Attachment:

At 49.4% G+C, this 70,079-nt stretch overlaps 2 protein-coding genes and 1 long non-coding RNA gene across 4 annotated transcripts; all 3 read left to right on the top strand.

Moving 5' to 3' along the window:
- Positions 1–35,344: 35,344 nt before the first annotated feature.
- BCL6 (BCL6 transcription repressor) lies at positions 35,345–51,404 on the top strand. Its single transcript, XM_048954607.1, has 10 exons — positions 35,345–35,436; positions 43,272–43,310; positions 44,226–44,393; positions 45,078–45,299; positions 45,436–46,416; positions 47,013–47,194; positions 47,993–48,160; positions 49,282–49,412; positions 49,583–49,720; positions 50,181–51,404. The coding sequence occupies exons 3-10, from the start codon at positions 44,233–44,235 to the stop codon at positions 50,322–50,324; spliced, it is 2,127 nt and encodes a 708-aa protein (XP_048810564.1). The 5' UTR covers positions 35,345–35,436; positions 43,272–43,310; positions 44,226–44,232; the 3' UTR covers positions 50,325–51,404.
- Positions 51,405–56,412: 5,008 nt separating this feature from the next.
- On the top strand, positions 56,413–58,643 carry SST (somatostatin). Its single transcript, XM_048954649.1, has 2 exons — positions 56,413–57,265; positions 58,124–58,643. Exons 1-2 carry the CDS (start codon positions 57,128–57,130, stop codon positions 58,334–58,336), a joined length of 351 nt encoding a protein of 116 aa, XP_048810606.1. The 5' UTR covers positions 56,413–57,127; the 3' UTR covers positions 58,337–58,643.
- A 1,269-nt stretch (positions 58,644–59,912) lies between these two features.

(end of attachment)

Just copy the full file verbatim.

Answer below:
At 49.4% G+C, this 70,079-nt stretch overlaps 2 protein-coding genes and 1 long non-coding RNA gene across 4 annotated transcripts; all 3 read left to right on the top strand.

Moving 5' to 3' along the window:
- Positions 1–35,344: 35,344 nt before the first annotated feature.
- BCL6 (BCL6 transcription repressor) lies at positions 35,345–51,404 on the top strand. Its single transcript, XM_048954607.1, has 10 exons — positions 35,345–35,436; positions 43,272–43,310; positions 44,226–44,393; positions 45,078–45,299; positions 45,436–46,416; positions 47,013–47,194; positions 47,993–48,160; positions 49,282–49,412; positions 49,583–49,720; positions 50,181–51,404. The coding sequence occupies exons 3-10, from the start codon at positions 44,233–44,235 to the stop codon at positions 50,322–50,324; spliced, it is 2,127 nt and encodes a 708-aa protein (XP_048810564.1). The 5' UTR covers positions 35,345–35,436; positions 43,272–43,310; positions 44,226–44,232; the 3' UTR covers positions 50,325–51,404.
- Positions 51,405–56,412: 5,008 nt separating this feature from the next.
- On the top strand, positions 56,413–58,643 carry SST (somatostatin). Its single transcript, XM_048954649.1, has 2 exons — positions 56,413–57,265; positions 58,124–58,643. Exons 1-2 carry the CDS (start codon positions 57,128–57,130, stop codon positions 58,334–58,336), a joined length of 351 nt encoding a protein of 116 aa, XP_048810606.1. The 5' UTR covers positions 56,413–57,127; the 3' UTR covers positions 58,337–58,643.
- A 1,269-nt stretch (positions 58,644–59,912) lies between these two features.